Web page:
Several Facts High School Coaches Might Want to Consider in regard to the Recruiting Process

I am living in a new world here at Milton High School so I am not the type of expert someone like Coach Hurley from St. Anthony might be on the topic of colleges recruiting my players, but here are some things I have found to be truths that any coach (AND PARENT) might want to consider when going through the process.

1. Neither a high school coach nor AAU coach will ever talk a college coach into offering a scholarship to a player the college coach DOES NOT WANT. It has NEVER HAPPENED and IT NEVER WILL happen, no matter how hard some may try, and no matter what any high school or AAU coach might claim. These college coaches Recruit their livelihoods and their futures. No chance they are going to offer a scholarship to one of my players as some favor to me. It is partially my job to get those coaches interested in my players, and from there it is up to the college coach to decide if my player is right for his program.

2. A high school coach can contact college coaches around the country to alert them of a player who the HS coach feels might be able to play, and that might even draw further interest–so it is a good idea to help a student-athlete. But doing this only enhances a player with less exposure’s chance of getting recruited; it does not guarantee anything!

3. College coaches recruit based on FIT and NEED. In other words, the player must fit the college coach’s idea of what he wants a player to be able to do and the college coach must have a need in that specific class for a kid of the player’s skills. What this means is, just because a certain university doesn’t recruit a player, doesn’t mean that university thinks the player can’t play. It may be a situation where a coach likes a little buy bigger 3 or a 4 who plays more of a stretch role rather than a post role. Or it may be THAT the program already has 3 kids on scholarship who can do the same kinds of things so they are searching for a different position. Any way you slice it, these coaches know specifically what they like so refer to item 1.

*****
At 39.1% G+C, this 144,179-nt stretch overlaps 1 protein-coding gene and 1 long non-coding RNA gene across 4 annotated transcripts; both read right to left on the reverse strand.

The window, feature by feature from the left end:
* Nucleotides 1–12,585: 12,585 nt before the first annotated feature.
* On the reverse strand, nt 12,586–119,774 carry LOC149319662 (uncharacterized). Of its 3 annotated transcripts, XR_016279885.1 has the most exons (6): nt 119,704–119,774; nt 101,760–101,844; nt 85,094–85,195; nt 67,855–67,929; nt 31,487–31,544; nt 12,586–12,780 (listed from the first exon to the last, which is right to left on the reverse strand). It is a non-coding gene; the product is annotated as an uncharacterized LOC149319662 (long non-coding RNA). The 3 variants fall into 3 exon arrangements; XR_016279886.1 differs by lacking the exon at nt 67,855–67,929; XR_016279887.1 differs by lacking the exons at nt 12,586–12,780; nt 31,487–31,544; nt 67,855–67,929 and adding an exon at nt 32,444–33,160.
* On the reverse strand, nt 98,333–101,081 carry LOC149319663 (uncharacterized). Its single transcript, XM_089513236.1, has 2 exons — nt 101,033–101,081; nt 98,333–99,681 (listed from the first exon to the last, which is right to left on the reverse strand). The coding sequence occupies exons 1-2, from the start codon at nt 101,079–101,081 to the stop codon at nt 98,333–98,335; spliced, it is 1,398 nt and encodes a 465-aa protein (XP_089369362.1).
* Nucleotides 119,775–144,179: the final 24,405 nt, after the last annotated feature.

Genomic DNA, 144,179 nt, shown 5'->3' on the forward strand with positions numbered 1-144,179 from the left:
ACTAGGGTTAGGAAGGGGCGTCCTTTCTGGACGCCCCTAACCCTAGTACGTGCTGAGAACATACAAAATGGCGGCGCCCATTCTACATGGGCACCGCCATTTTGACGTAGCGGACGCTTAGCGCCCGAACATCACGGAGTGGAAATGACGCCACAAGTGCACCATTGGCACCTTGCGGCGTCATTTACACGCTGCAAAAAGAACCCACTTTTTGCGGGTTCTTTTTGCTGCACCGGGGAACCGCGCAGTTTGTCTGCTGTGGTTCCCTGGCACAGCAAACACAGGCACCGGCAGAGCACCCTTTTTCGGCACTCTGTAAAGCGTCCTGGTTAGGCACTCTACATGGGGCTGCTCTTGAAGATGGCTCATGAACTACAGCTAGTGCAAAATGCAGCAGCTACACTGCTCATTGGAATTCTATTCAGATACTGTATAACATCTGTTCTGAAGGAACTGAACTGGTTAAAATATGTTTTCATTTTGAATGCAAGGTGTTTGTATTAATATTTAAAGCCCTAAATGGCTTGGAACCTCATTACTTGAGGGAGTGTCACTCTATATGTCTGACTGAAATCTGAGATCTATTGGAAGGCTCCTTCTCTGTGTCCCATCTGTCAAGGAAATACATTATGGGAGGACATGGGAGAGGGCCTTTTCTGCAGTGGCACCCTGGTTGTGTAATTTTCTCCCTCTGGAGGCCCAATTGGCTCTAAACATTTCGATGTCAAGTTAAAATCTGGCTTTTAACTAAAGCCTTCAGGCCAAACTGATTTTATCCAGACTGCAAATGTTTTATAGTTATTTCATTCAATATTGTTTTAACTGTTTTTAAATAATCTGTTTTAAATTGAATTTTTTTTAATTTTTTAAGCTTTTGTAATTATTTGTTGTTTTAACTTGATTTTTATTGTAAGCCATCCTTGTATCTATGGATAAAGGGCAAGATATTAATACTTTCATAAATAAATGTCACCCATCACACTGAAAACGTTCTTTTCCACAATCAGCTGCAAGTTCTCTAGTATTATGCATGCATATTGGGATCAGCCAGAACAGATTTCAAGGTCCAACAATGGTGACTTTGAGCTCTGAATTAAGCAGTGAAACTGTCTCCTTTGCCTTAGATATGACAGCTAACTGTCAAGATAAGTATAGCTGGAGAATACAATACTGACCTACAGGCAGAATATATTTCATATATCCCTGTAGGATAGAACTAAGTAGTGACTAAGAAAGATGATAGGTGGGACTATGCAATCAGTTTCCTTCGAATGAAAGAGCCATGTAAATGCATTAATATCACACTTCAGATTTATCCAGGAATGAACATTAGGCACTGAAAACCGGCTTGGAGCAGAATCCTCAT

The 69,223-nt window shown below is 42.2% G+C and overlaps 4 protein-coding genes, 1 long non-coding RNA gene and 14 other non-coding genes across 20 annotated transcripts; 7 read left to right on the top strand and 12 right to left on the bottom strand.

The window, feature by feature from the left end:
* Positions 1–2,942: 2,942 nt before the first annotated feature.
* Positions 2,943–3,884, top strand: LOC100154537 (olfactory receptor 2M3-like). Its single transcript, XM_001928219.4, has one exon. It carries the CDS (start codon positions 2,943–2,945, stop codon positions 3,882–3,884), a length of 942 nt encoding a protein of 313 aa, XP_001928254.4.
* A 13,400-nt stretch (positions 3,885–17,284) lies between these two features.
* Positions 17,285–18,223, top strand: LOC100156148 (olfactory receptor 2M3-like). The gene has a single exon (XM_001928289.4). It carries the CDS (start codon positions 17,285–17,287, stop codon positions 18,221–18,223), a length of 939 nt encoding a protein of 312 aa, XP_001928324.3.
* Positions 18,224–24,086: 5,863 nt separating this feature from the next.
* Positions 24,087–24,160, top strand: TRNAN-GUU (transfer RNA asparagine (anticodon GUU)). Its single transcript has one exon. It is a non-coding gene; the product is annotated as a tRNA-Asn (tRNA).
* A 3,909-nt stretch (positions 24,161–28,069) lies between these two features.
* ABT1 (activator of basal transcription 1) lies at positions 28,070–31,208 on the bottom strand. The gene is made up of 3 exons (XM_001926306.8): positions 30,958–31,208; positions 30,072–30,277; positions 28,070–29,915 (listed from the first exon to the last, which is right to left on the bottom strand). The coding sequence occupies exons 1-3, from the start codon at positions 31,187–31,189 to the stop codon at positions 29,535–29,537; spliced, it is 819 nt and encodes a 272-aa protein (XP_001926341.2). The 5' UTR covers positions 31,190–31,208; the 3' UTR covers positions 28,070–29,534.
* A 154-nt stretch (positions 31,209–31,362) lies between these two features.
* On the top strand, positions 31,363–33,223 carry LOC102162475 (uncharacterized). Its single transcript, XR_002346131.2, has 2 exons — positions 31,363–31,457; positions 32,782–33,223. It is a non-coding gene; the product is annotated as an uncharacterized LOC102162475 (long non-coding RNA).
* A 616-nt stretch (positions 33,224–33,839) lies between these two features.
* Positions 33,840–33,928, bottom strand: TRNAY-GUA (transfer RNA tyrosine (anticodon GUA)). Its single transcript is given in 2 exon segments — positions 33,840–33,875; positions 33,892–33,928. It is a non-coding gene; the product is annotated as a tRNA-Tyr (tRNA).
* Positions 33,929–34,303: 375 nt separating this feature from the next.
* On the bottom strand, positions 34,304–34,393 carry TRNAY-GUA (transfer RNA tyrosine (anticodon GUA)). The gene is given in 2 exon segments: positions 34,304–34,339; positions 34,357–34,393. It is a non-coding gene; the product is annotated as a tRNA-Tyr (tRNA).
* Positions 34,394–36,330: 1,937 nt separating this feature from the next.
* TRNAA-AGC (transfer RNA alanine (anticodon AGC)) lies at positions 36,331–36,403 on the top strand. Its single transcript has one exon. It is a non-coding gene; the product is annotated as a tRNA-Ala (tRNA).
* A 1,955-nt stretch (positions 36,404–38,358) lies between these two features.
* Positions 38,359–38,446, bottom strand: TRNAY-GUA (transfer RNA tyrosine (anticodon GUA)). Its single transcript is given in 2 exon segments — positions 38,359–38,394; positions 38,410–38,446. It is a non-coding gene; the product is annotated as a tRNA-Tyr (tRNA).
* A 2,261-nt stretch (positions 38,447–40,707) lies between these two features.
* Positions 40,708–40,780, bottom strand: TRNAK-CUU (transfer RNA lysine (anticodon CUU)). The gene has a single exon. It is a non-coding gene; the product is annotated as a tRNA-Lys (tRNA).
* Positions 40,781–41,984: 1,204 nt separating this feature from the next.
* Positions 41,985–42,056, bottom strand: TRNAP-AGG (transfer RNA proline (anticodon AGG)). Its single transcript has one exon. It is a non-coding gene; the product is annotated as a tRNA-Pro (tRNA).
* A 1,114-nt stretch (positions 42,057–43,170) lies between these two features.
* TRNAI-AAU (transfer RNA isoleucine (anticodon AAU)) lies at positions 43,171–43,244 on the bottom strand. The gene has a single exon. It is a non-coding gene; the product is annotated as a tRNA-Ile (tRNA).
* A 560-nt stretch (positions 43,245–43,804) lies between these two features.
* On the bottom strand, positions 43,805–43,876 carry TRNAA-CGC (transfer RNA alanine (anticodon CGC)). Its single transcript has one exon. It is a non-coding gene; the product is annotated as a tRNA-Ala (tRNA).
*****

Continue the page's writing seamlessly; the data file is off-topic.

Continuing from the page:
4. Be HONEST with the college coaches recruiting your players because your credibility is on the line. In other words, if I have a player I think MIGHT be able to play D1 ball, I present it to the coaches I contact exactly that way! “Coach, I have a guard who has really done well against high level competition but he hasn’t gotten a ton of attention at the next level. I love the kid and think he may be able to play at your level, BUT YOU KNOW BETTER THAN I DO. If you are looking for a scoring 2 and size isn’t a big issue, you may want to take a look at him because he is really skilled. And ID appreciate any insight you might be able to give me on where you think he’d best fit, if not at your level.” That discussion usually goes in a positive direction and I have found college coaches to be the BEST judges of what COLLEGE LEVEL a kid should play.

Also, if a college coach asks, “Does the kid practice hard; is he coachable; is he a good teammate; does he do the right things off the floor?” Best to answer them ALL HONESTLY! Fudging the truth with one these coaches noe wrecks your credibility in that college coach’s circle perhaps forever.

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